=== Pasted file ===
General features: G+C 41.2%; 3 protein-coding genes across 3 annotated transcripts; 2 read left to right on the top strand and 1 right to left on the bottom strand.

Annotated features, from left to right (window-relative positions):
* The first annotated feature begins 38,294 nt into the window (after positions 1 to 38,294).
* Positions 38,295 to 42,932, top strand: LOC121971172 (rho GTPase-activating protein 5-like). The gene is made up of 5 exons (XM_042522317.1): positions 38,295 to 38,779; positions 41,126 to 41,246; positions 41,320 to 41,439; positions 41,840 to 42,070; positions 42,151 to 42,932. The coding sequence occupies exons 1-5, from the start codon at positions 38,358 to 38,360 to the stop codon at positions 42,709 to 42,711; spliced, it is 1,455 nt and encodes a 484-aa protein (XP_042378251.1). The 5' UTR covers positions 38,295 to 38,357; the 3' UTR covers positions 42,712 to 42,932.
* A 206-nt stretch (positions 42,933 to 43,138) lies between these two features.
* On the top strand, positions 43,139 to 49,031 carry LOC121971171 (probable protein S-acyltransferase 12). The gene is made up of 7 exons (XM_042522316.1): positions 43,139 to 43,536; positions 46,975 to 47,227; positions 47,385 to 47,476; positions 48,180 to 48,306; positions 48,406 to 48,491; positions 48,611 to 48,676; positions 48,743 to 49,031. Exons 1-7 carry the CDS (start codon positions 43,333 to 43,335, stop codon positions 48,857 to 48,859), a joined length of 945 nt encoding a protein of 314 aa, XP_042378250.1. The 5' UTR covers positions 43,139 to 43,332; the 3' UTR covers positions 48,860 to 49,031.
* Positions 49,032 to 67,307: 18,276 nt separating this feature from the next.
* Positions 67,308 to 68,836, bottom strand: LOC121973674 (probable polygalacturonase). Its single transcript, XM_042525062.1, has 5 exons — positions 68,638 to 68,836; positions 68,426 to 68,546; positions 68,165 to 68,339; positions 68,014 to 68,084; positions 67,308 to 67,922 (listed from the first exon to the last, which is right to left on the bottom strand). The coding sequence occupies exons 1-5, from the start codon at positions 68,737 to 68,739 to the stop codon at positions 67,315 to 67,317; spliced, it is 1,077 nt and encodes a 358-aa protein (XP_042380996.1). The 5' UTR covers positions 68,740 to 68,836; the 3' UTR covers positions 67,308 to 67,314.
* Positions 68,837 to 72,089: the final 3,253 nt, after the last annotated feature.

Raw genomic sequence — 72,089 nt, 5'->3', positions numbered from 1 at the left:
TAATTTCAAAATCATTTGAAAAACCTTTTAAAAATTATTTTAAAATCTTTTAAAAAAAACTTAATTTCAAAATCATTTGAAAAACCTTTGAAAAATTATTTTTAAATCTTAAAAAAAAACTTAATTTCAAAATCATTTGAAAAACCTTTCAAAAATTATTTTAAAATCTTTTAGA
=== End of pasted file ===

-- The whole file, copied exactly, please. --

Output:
General features: G+C 41.2%; 3 protein-coding genes across 3 annotated transcripts; 2 read left to right on the top strand and 1 right to left on the bottom strand.

Annotated features, from left to right (window-relative positions):
* The first annotated feature begins 38,294 nt into the window (after positions 1 to 38,294).
* Positions 38,295 to 42,932, top strand: LOC121971172 (rho GTPase-activating protein 5-like). The gene is made up of 5 exons (XM_042522317.1): positions 38,295 to 38,779; positions 41,126 to 41,246; positions 41,320 to 41,439; positions 41,840 to 42,070; positions 42,151 to 42,932. The coding sequence occupies exons 1-5, from the start codon at positions 38,358 to 38,360 to the stop codon at positions 42,709 to 42,711; spliced, it is 1,455 nt and encodes a 484-aa protein (XP_042378251.1). The 5' UTR covers positions 38,295 to 38,357; the 3' UTR covers positions 42,712 to 42,932.
* A 206-nt stretch (positions 42,933 to 43,138) lies between these two features.
* On the top strand, positions 43,139 to 49,031 carry LOC121971171 (probable protein S-acyltransferase 12). The gene is made up of 7 exons (XM_042522316.1): positions 43,139 to 43,536; positions 46,975 to 47,227; positions 47,385 to 47,476; positions 48,180 to 48,306; positions 48,406 to 48,491; positions 48,611 to 48,676; positions 48,743 to 49,031. Exons 1-7 carry the CDS (start codon positions 43,333 to 43,335, stop codon positions 48,857 to 48,859), a joined length of 945 nt encoding a protein of 314 aa, XP_042378250.1. The 5' UTR covers positions 43,139 to 43,332; the 3' UTR covers positions 48,860 to 49,031.
* Positions 49,032 to 67,307: 18,276 nt separating this feature from the next.
* Positions 67,308 to 68,836, bottom strand: LOC121973674 (probable polygalacturonase). Its single transcript, XM_042525062.1, has 5 exons — positions 68,638 to 68,836; positions 68,426 to 68,546; positions 68,165 to 68,339; positions 68,014 to 68,084; positions 67,308 to 67,922 (listed from the first exon to the last, which is right to left on the bottom strand). The coding sequence occupies exons 1-5, from the start codon at positions 68,737 to 68,739 to the stop codon at positions 67,315 to 67,317; spliced, it is 1,077 nt and encodes a 358-aa protein (XP_042380996.1). The 5' UTR covers positions 68,740 to 68,836; the 3' UTR covers positions 67,308 to 67,314.
* Positions 68,837 to 72,089: the final 3,253 nt, after the last annotated feature.

Raw genomic sequence — 72,089 nt, 5'->3', positions numbered from 1 at the left:
TAATTTCAAAATCATTTGAAAAACCTTTTAAAAATTATTTTAAAATCTTTTAAAAAAAACTTAATTTCAAAATCATTTGAAAAACCTTTGAAAAATTATTTTTAAATCTTAAAAAAAAACTTAATTTCAAAATCATTTGAAAAACCTTTCAAAAATTATTTTAAAATCTTTTAGA